I get really fed up-most of the time-with the coming attractions for films. I detest and get very weary of films with explosions, car chases, futuristic catastrophes that may not actually happen (although with Climate Change, there could be some near-accurate realities) and bigger-than-life super-heroes.
So, I am going to suggest that as a historic preservationist/researcher, that Hollywood start thinking of the suggestions that I am proposing.
Why not have Hollywood look into doing some biopics of famous American architects and the notable buildings that they designed?
They could “resurrect” Russell Crowe's career by having him play Frank Lloyd Wright? Crowe's not a good choice for whatever reason? Hmm...Maybe Richard Gere? Brad Pitt loves Frank Gehry but he could take a “stab” at playing FLW because after all, Pitt's been interested in architecture for a long time.
I lived in Los Angeles, “The City of Angels”, for 20 years where I first became fascinated with architecture and architectural history. I recall driving past such structures as the Saks Fifth Avenue store in Beverly Hills, the L.A.Superior Courthouse and the Golden State Mutual Life building. Then I read about the man who was responsible for the design of these works.
He was Paul Williams-the first African-American member of the American Institute of Architects.
What about a Williams biopic? Certainly, Denzel Washington could play Williams and deliver a magnificently stellar performance. So, what would be the point of all this? Well, first of all, movie fans and cinema lovers would have a change of pace from the ubiquitous screen fare of explosions, car chases and futuristic catastrophes. Second, they could learn about the architects and the buildings they designed, as well as, their impact on civilization.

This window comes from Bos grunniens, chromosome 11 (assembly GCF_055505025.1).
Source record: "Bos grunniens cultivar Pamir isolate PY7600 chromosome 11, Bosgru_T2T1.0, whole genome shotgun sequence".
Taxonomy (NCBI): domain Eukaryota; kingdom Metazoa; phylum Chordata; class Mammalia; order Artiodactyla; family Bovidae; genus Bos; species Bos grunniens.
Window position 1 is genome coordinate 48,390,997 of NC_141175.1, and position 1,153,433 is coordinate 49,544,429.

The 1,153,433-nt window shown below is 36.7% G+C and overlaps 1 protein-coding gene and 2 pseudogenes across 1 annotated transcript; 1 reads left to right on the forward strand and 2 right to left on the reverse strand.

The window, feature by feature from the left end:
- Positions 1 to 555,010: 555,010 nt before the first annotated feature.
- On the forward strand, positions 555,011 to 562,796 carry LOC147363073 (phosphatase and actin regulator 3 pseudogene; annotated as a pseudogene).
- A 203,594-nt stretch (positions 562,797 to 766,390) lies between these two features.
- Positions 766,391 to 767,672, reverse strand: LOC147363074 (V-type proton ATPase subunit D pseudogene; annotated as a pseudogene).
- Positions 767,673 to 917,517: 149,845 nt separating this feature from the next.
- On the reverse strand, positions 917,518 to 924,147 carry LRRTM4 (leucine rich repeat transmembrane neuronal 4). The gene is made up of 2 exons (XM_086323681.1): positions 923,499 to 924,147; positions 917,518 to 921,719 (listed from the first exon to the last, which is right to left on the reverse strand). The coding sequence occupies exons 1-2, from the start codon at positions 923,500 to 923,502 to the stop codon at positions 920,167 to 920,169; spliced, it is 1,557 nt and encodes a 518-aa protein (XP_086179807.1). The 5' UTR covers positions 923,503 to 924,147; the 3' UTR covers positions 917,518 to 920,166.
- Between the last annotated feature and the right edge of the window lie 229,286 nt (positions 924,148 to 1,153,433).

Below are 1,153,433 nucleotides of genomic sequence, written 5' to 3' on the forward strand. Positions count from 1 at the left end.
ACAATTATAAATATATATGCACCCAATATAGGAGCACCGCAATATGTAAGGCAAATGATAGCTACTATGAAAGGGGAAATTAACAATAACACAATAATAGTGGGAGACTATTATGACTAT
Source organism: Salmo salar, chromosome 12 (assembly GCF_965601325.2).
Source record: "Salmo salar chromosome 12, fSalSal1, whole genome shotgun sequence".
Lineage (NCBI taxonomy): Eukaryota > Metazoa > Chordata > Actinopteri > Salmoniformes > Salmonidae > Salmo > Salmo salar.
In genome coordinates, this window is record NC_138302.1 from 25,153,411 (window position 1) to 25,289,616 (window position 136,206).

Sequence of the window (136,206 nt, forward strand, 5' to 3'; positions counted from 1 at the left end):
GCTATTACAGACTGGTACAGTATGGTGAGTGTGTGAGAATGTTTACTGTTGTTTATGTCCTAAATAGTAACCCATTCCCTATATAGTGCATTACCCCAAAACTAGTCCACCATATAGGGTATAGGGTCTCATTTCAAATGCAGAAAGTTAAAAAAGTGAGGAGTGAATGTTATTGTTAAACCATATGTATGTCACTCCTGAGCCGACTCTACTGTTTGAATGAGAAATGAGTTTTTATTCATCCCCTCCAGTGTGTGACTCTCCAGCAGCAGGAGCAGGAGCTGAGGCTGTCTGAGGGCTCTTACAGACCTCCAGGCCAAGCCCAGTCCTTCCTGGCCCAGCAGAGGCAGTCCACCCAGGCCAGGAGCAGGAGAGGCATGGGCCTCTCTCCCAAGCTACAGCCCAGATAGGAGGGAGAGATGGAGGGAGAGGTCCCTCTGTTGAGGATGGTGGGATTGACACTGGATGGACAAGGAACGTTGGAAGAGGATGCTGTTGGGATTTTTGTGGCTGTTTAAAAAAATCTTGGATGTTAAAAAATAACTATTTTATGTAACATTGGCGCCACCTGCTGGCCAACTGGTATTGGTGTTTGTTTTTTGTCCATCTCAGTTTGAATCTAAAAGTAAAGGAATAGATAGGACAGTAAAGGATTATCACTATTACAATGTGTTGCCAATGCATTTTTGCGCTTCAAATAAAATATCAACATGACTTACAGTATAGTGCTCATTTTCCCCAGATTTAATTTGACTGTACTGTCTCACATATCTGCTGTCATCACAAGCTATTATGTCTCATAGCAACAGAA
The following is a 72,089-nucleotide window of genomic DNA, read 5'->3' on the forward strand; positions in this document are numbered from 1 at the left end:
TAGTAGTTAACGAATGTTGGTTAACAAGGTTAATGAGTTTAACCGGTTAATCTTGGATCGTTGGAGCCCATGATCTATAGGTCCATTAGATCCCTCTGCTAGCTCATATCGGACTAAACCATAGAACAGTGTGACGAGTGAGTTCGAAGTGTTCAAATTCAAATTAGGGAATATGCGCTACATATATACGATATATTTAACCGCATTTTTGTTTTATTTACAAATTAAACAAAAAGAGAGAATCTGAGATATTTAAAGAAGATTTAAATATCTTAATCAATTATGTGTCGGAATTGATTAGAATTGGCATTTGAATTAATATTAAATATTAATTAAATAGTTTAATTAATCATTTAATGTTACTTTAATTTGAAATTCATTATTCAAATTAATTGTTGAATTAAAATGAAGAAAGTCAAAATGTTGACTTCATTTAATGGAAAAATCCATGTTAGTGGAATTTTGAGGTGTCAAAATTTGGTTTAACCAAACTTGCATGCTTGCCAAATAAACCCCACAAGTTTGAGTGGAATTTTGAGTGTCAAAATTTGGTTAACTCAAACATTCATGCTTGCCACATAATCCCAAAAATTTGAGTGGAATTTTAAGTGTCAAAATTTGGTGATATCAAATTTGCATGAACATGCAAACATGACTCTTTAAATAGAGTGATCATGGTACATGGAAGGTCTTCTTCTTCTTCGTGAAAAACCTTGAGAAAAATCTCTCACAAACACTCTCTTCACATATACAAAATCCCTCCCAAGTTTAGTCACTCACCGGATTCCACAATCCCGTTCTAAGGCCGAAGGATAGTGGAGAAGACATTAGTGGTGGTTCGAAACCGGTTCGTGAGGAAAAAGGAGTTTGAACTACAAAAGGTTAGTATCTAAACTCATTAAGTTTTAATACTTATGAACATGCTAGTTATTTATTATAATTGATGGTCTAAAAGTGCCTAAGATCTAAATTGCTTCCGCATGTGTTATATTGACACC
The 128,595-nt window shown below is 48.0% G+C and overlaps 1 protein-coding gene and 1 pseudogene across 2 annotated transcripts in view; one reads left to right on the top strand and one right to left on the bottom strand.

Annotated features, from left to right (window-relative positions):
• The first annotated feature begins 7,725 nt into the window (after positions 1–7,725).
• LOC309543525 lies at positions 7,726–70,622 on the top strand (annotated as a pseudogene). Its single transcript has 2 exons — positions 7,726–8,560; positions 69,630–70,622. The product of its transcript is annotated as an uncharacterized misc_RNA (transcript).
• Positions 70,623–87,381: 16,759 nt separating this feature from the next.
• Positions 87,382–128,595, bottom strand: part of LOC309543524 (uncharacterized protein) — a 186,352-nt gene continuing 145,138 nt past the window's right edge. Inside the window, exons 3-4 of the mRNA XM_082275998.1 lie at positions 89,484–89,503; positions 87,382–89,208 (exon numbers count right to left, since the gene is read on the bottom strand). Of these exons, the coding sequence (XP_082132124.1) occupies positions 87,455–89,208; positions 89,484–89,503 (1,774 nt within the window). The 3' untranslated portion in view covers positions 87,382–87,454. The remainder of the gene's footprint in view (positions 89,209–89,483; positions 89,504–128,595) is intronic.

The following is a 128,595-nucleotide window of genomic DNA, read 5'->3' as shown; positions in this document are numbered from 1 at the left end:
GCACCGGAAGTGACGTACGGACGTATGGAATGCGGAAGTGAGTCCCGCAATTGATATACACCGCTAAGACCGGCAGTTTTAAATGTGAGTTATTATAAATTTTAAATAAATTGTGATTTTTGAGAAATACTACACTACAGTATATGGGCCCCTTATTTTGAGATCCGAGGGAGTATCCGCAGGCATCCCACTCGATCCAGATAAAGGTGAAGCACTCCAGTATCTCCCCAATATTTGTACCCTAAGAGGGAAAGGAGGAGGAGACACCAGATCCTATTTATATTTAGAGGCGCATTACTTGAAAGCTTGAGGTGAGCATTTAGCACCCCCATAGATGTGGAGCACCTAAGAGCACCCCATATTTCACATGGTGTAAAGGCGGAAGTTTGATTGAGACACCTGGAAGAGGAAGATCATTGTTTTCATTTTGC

If producers and directors did not want to film a biopic on the architects-then perhaps what about a film about the construction of the Yankee Stadium, the Seattle Monorail, the Corn Palace in Mitchell, South Dakota or the geodesic greenhouse that was designed by R. Buckminster Fuller at the Missouri Botanical Gardens in St. Louis. Even FLW's Taliesin West in Scottsdale, Arizona would be another great topic for consideration.
America has become too homogenized. Boring strip malls. Big box stores. There needs to be more of an appreciation of our architectural heritage by Americans. But the citizens of our nation also need to incorporate the information of this heritage into a broader historical literacy. It is time for a change in the genre of American cinema.
Michael H. Gelman